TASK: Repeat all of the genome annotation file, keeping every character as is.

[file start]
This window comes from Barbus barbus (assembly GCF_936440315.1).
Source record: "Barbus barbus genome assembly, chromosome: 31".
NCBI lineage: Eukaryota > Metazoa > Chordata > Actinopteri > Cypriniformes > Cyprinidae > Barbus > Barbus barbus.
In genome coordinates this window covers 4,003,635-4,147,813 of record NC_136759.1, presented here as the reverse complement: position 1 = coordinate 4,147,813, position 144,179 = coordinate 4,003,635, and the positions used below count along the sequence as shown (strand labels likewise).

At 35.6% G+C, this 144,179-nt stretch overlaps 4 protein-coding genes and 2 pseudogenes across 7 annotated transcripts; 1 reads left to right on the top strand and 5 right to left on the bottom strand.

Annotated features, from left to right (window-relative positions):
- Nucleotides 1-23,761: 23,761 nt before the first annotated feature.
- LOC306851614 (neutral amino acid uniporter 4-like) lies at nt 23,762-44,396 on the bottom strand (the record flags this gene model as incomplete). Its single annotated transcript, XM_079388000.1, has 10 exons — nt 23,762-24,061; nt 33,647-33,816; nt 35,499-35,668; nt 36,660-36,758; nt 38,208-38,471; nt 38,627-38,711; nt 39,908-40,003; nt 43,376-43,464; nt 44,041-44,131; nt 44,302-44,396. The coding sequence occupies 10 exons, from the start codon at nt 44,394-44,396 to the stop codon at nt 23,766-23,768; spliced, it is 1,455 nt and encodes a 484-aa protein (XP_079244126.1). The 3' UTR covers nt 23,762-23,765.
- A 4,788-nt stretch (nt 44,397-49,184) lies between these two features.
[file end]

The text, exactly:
This window comes from Barbus barbus (assembly GCF_936440315.1).
Source record: "Barbus barbus genome assembly, chromosome: 31".
NCBI lineage: Eukaryota > Metazoa > Chordata > Actinopteri > Cypriniformes > Cyprinidae > Barbus > Barbus barbus.
In genome coordinates this window covers 4,003,635-4,147,813 of record NC_136759.1, presented here as the reverse complement: position 1 = coordinate 4,147,813, position 144,179 = coordinate 4,003,635, and the positions used below count along the sequence as shown (strand labels likewise).

At 35.6% G+C, this 144,179-nt stretch overlaps 4 protein-coding genes and 2 pseudogenes across 7 annotated transcripts; 1 reads left to right on the top strand and 5 right to left on the bottom strand.

Annotated features, from left to right (window-relative positions):
- Nucleotides 1-23,761: 23,761 nt before the first annotated feature.
- LOC306851614 (neutral amino acid uniporter 4-like) lies at nt 23,762-44,396 on the bottom strand (the record flags this gene model as incomplete). Its single annotated transcript, XM_079388000.1, has 10 exons — nt 23,762-24,061; nt 33,647-33,816; nt 35,499-35,668; nt 36,660-36,758; nt 38,208-38,471; nt 38,627-38,711; nt 39,908-40,003; nt 43,376-43,464; nt 44,041-44,131; nt 44,302-44,396. The coding sequence occupies 10 exons, from the start codon at nt 44,394-44,396 to the stop codon at nt 23,766-23,768; spliced, it is 1,455 nt and encodes a 484-aa protein (XP_079244126.1). The 3' UTR covers nt 23,762-23,765.
- A 4,788-nt stretch (nt 44,397-49,184) lies between these two features.